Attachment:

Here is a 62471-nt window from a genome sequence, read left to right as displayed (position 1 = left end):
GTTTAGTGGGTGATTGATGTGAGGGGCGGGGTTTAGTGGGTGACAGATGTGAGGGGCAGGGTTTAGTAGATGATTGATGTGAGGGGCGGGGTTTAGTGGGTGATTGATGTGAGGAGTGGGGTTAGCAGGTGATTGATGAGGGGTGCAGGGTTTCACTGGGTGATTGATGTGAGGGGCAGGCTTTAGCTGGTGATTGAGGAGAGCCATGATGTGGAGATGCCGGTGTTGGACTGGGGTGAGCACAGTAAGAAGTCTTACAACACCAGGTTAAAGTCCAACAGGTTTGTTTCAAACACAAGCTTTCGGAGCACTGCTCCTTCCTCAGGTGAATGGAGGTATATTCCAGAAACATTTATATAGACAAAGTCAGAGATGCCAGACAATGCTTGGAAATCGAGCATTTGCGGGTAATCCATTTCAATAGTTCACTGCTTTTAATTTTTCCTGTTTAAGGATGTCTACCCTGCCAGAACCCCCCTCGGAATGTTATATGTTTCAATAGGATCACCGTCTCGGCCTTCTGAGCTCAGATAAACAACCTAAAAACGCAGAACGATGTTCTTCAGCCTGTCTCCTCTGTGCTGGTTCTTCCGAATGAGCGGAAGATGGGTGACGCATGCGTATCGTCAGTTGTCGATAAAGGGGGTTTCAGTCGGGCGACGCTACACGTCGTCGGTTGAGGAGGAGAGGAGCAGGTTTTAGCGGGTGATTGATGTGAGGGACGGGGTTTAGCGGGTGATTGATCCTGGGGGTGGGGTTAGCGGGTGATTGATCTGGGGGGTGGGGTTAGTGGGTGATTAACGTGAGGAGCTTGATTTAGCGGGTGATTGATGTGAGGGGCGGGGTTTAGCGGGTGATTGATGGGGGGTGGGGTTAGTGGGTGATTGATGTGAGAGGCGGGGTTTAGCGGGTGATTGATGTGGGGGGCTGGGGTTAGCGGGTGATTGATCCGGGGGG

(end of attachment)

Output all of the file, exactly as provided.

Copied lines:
Here is a 62471-nt window from a genome sequence, read left to right as displayed (position 1 = left end):
GTTTAGTGGGTGATTGATGTGAGGGGCGGGGTTTAGTGGGTGACAGATGTGAGGGGCAGGGTTTAGTAGATGATTGATGTGAGGGGCGGGGTTTAGTGGGTGATTGATGTGAGGAGTGGGGTTAGCAGGTGATTGATGAGGGGTGCAGGGTTTCACTGGGTGATTGATGTGAGGGGCAGGCTTTAGCTGGTGATTGAGGAGAGCCATGATGTGGAGATGCCGGTGTTGGACTGGGGTGAGCACAGTAAGAAGTCTTACAACACCAGGTTAAAGTCCAACAGGTTTGTTTCAAACACAAGCTTTCGGAGCACTGCTCCTTCCTCAGGTGAATGGAGGTATATTCCAGAAACATTTATATAGACAAAGTCAGAGATGCCAGACAATGCTTGGAAATCGAGCATTTGCGGGTAATCCATTTCAATAGTTCACTGCTTTTAATTTTTCCTGTTTAAGGATGTCTACCCTGCCAGAACCCCCCTCGGAATGTTATATGTTTCAATAGGATCACCGTCTCGGCCTTCTGAGCTCAGATAAACAACCTAAAAACGCAGAACGATGTTCTTCAGCCTGTCTCCTCTGTGCTGGTTCTTCCGAATGAGCGGAAGATGGGTGACGCATGCGTATCGTCAGTTGTCGATAAAGGGGGTTTCAGTCGGGCGACGCTACACGTCGTCGGTTGAGGAGGAGAGGAGCAGGTTTTAGCGGGTGATTGATGTGAGGGACGGGGTTTAGCGGGTGATTGATCCTGGGGGTGGGGTTAGCGGGTGATTGATCTGGGGGGTGGGGTTAGTGGGTGATTAACGTGAGGAGCTTGATTTAGCGGGTGATTGATGTGAGGGGCGGGGTTTAGCGGGTGATTGATGGGGGGTGGGGTTAGTGGGTGATTGATGTGAGAGGCGGGGTTTAGCGGGTGATTGATGTGGGGGGCTGGGGTTAGCGGGTGATTGATCCGGGGGG